Shelves: poetry
I first read this as a child of maybe 11-12 and could make neither head nor tail out of it. But the book (which belonged to my great-uncle) had impressive illustrations for each quatrain, and this drew me in. It was only much later that I could appreciate the beauty of Fitzgerald's language (yes, I am talking about the Fitzgerald translation, which I understand is almost an original work by itself).

Awake! For the sun in the bowl of night
Has flung the stone which puts the stars to flight;
And lo!
...more
Himanshu
And when like her, oh Saki, you shall pass
Among the Guests Star-scatter'd on the Grass,
And in your joyous errand reach the spot
Where I made One-turn down an empty Glass!


*Heading to the bar in all drunkenness of Khayyam's swiveling wisdom*
Jon Nakapalau
“The moving hand once having writ moves on. Nor all thy piety nor wit can lure it back to cancel half a line.” Some of the most beautiful poetry I have ever read...I read this book when I feel down and always find a line or two that lifts me up.
Debbie Zapata
Sep 14, 2017 rated it it was ok  ·  review of another edition
Shelves: gutenberg
Who remembers The Purple Cow?

Burgess wrote that in 1895!

Who knows what a blurb is?

Burgess created that word in 1907!

Who has read The Rubaiyat Of Omar Kayyam?

No, Burgess wasn't the man who first translated that Persian poem into English, that was Edward Fitzgerald. But Burgess was one of the many authors who copied the style for their own purposes. I've read the Rubaiyats of a Persian kitten, a motor car, and a huffy husband. I suppose I will read others in the future if I come across them; I s
...more
Stian
Jul 13, 2013 rated it really liked it  ·  review of another edition
This book is a wonderful collection of translations of the Rubáiyát. The classic Edward FitzGerald-translation is wonderful. The McCarthy-translation is elegant and strangely reminiscent of the Meditations of Marcus Aurelius (at least for me). This is the most comperehensive of the three translations, and so needless to say it contains a lot more wine! The last of the three is Richard Le Gallienne's translation, which is my favourite. Le Gallienne admitted that he used "the freest use of my own ...more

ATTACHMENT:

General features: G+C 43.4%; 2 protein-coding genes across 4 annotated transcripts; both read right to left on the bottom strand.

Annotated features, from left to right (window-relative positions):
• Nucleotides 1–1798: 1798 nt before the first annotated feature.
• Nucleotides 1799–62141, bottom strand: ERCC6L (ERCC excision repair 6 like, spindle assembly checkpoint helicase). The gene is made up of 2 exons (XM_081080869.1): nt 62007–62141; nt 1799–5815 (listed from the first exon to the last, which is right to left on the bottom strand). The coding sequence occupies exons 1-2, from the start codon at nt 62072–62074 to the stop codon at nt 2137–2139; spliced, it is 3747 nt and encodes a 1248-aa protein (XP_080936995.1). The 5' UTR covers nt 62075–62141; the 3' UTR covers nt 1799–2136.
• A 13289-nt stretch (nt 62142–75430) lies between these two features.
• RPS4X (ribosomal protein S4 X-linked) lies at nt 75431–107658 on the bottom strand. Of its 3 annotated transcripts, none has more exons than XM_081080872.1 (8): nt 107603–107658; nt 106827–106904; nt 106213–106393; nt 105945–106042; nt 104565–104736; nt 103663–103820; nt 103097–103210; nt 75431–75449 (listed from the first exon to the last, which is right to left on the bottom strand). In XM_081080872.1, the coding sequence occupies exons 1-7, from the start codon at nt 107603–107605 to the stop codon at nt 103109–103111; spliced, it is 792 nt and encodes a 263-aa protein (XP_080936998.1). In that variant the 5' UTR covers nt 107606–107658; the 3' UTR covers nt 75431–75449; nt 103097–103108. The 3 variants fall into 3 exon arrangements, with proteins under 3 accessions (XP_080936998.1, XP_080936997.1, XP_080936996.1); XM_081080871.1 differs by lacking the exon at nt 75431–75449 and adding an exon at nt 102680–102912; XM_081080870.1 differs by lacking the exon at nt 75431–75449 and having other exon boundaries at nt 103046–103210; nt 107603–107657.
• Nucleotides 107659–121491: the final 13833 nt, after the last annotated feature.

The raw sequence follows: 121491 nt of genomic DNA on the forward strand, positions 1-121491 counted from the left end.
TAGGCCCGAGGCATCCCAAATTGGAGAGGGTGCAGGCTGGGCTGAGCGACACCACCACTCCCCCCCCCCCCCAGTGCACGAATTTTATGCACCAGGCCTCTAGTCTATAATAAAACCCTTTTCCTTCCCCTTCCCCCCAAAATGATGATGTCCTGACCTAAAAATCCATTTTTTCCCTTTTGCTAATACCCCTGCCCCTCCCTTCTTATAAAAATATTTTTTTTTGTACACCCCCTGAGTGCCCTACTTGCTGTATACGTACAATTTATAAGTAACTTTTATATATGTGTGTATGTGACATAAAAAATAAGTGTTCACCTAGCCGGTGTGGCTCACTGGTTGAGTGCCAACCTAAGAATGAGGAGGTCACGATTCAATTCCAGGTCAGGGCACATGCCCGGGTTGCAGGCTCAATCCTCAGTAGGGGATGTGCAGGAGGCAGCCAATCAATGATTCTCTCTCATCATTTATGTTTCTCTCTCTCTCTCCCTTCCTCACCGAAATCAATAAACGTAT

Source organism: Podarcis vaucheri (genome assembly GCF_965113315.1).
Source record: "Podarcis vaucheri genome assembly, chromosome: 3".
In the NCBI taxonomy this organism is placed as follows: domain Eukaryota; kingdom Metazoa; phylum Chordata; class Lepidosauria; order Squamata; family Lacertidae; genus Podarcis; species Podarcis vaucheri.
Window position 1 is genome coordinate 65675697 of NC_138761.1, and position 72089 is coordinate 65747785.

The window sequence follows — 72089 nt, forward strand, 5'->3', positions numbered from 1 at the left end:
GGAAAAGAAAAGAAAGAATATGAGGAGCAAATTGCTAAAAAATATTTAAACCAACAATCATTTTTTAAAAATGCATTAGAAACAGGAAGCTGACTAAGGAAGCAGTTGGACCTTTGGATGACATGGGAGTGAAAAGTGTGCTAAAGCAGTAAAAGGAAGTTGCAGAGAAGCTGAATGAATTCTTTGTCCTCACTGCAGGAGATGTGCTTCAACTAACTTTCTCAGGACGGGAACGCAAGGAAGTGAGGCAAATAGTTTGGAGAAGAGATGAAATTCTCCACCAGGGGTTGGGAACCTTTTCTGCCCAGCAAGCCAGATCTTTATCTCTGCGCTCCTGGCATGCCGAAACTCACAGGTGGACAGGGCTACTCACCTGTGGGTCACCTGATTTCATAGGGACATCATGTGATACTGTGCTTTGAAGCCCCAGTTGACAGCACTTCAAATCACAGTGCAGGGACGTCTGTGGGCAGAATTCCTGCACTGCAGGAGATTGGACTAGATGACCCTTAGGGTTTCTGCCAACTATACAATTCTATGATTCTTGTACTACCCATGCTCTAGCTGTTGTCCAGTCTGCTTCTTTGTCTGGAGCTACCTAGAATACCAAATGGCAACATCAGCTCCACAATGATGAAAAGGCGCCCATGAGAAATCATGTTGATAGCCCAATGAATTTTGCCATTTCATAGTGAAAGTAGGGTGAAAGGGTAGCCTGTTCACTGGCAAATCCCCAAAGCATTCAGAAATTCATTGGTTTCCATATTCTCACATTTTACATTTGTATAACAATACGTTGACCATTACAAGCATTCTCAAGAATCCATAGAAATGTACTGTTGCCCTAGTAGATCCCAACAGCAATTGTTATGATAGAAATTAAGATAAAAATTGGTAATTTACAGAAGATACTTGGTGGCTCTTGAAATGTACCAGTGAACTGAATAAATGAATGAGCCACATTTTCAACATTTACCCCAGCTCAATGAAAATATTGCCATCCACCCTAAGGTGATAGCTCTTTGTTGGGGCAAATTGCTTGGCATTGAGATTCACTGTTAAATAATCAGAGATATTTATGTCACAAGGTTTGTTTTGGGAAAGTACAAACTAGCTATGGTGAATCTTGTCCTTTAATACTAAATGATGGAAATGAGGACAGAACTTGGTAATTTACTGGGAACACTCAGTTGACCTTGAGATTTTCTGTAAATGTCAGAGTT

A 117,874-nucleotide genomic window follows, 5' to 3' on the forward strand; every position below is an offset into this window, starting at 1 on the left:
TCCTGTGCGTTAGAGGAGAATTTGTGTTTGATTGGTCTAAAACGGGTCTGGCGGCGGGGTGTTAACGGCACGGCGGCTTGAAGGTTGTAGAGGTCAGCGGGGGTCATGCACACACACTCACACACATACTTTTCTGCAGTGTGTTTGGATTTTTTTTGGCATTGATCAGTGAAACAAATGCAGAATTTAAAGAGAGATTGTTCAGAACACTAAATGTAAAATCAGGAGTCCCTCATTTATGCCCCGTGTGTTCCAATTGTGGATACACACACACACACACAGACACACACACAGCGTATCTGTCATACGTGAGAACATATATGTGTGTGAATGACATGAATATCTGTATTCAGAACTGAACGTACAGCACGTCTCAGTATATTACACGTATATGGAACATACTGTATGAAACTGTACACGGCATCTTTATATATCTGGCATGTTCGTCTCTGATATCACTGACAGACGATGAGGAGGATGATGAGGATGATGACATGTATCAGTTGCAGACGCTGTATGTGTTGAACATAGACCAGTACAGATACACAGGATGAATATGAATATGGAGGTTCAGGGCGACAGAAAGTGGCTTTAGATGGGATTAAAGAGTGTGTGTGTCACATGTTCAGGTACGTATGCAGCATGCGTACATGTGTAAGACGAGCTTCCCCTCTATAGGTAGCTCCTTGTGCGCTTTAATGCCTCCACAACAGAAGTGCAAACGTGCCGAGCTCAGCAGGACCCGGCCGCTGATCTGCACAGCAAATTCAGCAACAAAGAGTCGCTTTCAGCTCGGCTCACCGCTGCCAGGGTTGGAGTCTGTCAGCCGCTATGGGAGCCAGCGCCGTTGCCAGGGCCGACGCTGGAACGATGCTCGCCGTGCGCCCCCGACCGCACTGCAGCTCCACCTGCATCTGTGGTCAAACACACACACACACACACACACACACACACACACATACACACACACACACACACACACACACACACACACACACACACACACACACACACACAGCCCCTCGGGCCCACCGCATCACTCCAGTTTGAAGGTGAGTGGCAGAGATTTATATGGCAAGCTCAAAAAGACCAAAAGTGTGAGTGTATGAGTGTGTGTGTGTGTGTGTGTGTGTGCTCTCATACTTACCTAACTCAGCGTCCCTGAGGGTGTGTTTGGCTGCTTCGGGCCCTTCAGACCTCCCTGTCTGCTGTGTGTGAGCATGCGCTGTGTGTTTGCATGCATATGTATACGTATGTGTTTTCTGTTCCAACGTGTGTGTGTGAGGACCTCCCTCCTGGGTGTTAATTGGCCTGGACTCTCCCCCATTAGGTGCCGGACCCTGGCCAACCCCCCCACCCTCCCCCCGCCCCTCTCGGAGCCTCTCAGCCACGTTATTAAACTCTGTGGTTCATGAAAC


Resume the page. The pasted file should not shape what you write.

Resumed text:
David
Aug 11, 2008 rated it it was amazing  ·  review of another edition
Shelves: pomez
Some poetry snobs find these verses corny, with their psuedo-archaism of langauge and what nowadays would be called Orientalist romanticism.

To Hell with all that. I've always liked them. In fact, I memorized most of it when I was a kid.

"The moving Finger writes, and having writ,
Moves on, nor all your Piety nor Wit
Shall lure it back to cancel Half a Line,
Nor all your Tears wash out a Word of it."

Yadda yadda.

__________

Incidntally, Omar Khayyam was a great Persian mathematician. "Omar" is a Sunni
...more
Ahmad Sharabiani
Wake! For the sun, who scatter'd into flight
The stars before bim from the field of Night,
Drives Nighit along with them from heav'n,
and strikes,
The Soltan's Turret with a Shaft of Light. Khayyam
Ekib
Aug 22, 2012 rated it it was amazing  ·  review of another edition
Shelves: poetry, wisdom, melancholy

Childhood favourite.
"Come, fill thy cup and in the fire of spring,
The winter garment of repentance fling;
The bird of time has but a little way to fly
And lo, the bird is on the wing."
Anurati
Mar 14, 2017 rated it it was amazing  ·  review of another edition
How do you write the review of a book whose every word you wish to etch into your cold steel heart?
Nathan "N.R." Gaddis
The author is clearly biased in the direction of the Grape ; which makes for difficulties of empathy for this Malt Man.

[curiously that this edition I've got was printed in the DDR.]
Pontus Alexander
Now the new year reviving old desires
The thoughtful soul to solitude retires . . .
Aubrey
If drunk with Magian wine I am, I am,
If heathen, idolist or Gebr—I am;
Each Order calls me what it thinks I am,
but I am what indeed I know I am.
Back when I read How to Live, I got the feeling of being newly able to connect the dots, as it didn't take the author explicating the figure's influence on many a chronologically forward inheritor for me to observe the commonality between Montaigne's predilections and a number of more recent (relatively speaking) others. Khayyam has had an even more f
...more
Settare
Persian Below.
I am more than thrilled to come across any non-Farsi speaker who reads, enjoys, and loves Khayyam in translation (especially Oscar Wilde). To me, a native speaker, the translations sound a lot less magnificent than the original, understandably.
He celebrates life, love, dance, and the beauty of being here and now to the fullest, and I feel like his Rubayis can be as much of solace in dark times to anyone as they are to me.
So, I am truly sorry, but I'd rather keep the rest of this "
...more
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Arabic:عمر الخيام Persian:عمر خیام
Kurdish: عومەر خەییام


Omar Khayyám was a Persian polymath, mathematician, philosopher, astronomer, physician, and poet. He wrote treatises on mechanics, geography, and music. His significance as a philosopher and teacher, and his few remaining philosophical works, have not received the same attention as his scientific and poetic writings. Zamakhshari referred to
...more